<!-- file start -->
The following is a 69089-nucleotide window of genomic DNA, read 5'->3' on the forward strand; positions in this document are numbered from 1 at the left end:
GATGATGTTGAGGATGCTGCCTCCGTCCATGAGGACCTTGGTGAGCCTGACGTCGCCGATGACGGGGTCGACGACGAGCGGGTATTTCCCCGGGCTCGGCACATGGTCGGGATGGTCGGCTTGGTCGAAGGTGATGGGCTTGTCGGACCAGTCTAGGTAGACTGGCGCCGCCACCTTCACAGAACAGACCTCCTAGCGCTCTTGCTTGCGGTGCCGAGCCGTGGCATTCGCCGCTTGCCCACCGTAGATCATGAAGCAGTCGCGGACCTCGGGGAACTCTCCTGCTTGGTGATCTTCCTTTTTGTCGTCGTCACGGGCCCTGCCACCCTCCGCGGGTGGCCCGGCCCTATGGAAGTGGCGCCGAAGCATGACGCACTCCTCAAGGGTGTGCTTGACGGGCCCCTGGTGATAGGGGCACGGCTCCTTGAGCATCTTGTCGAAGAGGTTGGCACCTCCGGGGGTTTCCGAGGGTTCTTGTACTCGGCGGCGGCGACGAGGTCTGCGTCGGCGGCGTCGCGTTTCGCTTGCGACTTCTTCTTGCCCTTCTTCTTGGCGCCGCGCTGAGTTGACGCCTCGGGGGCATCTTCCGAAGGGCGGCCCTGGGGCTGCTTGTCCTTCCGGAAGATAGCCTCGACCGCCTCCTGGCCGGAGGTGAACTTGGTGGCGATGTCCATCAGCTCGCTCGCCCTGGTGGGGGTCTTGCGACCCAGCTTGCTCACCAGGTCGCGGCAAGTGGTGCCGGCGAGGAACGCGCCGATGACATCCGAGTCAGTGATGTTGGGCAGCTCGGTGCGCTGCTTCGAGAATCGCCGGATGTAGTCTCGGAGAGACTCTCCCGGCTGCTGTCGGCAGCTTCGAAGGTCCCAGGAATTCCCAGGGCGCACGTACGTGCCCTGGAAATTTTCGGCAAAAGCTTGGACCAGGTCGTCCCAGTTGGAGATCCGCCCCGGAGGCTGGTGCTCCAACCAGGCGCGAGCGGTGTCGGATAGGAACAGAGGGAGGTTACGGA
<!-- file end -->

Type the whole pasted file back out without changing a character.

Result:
The following is a 69089-nucleotide window of genomic DNA, read 5'->3' on the forward strand; positions in this document are numbered from 1 at the left end:
GATGATGTTGAGGATGCTGCCTCCGTCCATGAGGACCTTGGTGAGCCTGACGTCGCCGATGACGGGGTCGACGACGAGCGGGTATTTCCCCGGGCTCGGCACATGGTCGGGATGGTCGGCTTGGTCGAAGGTGATGGGCTTGTCGGACCAGTCTAGGTAGACTGGCGCCGCCACCTTCACAGAACAGACCTCCTAGCGCTCTTGCTTGCGGTGCCGAGCCGTGGCATTCGCCGCTTGCCCACCGTAGATCATGAAGCAGTCGCGGACCTCGGGGAACTCTCCTGCTTGGTGATCTTCCTTTTTGTCGTCGTCACGGGCCCTGCCACCCTCCGCGGGTGGCCCGGCCCTATGGAAGTGGCGCCGAAGCATGACGCACTCCTCAAGGGTGTGCTTGACGGGCCCCTGGTGATAGGGGCACGGCTCCTTGAGCATCTTGTCGAAGAGGTTGGCACCTCCGGGGGTTTCCGAGGGTTCTTGTACTCGGCGGCGGCGACGAGGTCTGCGTCGGCGGCGTCGCGTTTCGCTTGCGACTTCTTCTTGCCCTTCTTCTTGGCGCCGCGCTGAGTTGACGCCTCGGGGGCATCTTCCGAAGGGCGGCCCTGGGGCTGCTTGTCCTTCCGGAAGATAGCCTCGACCGCCTCCTGGCCGGAGGTGAACTTGGTGGCGATGTCCATCAGCTCGCTCGCCCTGGTGGGGGTCTTGCGACCCAGCTTGCTCACCAGGTCGCGGCAAGTGGTGCCGGCGAGGAACGCGCCGATGACATCCGAGTCAGTGATGTTGGGCAGCTCGGTGCGCTGCTTCGAGAATCGCCGGATGTAGTCTCGGAGAGACTCTCCCGGCTGCTGTCGGCAGCTTCGAAGGTCCCAGGAATTCCCAGGGCGCACGTACGTGCCCTGGAAATTTTCGGCAAAAGCTTGGACCAGGTCGTCCCAGTTGGAGATCCGCCCCGGAGGCTGGTGCTCCAACCAGGCGCGAGCGGTGTCGGATAGGAACAGAGGGAGGTTACGGA